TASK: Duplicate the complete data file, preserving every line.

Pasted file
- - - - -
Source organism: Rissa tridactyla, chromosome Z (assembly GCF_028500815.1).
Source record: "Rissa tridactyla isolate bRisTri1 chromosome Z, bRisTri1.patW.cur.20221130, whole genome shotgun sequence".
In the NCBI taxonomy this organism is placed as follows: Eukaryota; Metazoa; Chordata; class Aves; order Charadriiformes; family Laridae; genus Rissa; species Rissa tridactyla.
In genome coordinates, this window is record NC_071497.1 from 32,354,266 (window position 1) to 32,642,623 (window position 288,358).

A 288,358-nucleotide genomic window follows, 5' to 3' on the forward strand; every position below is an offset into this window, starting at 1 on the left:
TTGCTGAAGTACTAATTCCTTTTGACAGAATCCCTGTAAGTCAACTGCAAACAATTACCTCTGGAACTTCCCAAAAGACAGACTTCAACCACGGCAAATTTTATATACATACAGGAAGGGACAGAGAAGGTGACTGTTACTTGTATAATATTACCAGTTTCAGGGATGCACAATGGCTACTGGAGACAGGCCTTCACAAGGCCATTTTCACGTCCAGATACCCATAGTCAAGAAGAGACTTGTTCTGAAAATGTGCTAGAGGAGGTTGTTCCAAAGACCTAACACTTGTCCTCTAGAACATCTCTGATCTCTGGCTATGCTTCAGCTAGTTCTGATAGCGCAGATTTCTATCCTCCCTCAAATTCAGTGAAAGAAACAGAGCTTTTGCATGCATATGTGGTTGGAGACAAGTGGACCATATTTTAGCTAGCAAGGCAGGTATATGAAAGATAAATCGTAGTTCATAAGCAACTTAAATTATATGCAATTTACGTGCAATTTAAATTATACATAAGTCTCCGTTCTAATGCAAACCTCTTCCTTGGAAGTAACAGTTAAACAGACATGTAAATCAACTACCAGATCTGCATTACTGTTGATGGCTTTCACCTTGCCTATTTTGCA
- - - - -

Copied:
Source organism: Rissa tridactyla, chromosome Z (assembly GCF_028500815.1).
Source record: "Rissa tridactyla isolate bRisTri1 chromosome Z, bRisTri1.patW.cur.20221130, whole genome shotgun sequence".
In the NCBI taxonomy this organism is placed as follows: Eukaryota; Metazoa; Chordata; class Aves; order Charadriiformes; family Laridae; genus Rissa; species Rissa tridactyla.
In genome coordinates, this window is record NC_071497.1 from 32,354,266 (window position 1) to 32,642,623 (window position 288,358).

A 288,358-nucleotide genomic window follows, 5' to 3' on the forward strand; every position below is an offset into this window, starting at 1 on the left:
TTGCTGAAGTACTAATTCCTTTTGACAGAATCCCTGTAAGTCAACTGCAAACAATTACCTCTGGAACTTCCCAAAAGACAGACTTCAACCACGGCAAATTTTATATACATACAGGAAGGGACAGAGAAGGTGACTGTTACTTGTATAATATTACCAGTTTCAGGGATGCACAATGGCTACTGGAGACAGGCCTTCACAAGGCCATTTTCACGTCCAGATACCCATAGTCAAGAAGAGACTTGTTCTGAAAATGTGCTAGAGGAGGTTGTTCCAAAGACCTAACACTTGTCCTCTAGAACATCTCTGATCTCTGGCTATGCTTCAGCTAGTTCTGATAGCGCAGATTTCTATCCTCCCTCAAATTCAGTGAAAGAAACAGAGCTTTTGCATGCATATGTGGTTGGAGACAAGTGGACCATATTTTAGCTAGCAAGGCAGGTATATGAAAGATAAATCGTAGTTCATAAGCAACTTAAATTATATGCAATTTACGTGCAATTTAAATTATACATAAGTCTCCGTTCTAATGCAAACCTCTTCCTTGGAAGTAACAGTTAAACAGACATGTAAATCAACTACCAGATCTGCATTACTGTTGATGGCTTTCACCTTGCCTATTTTGCA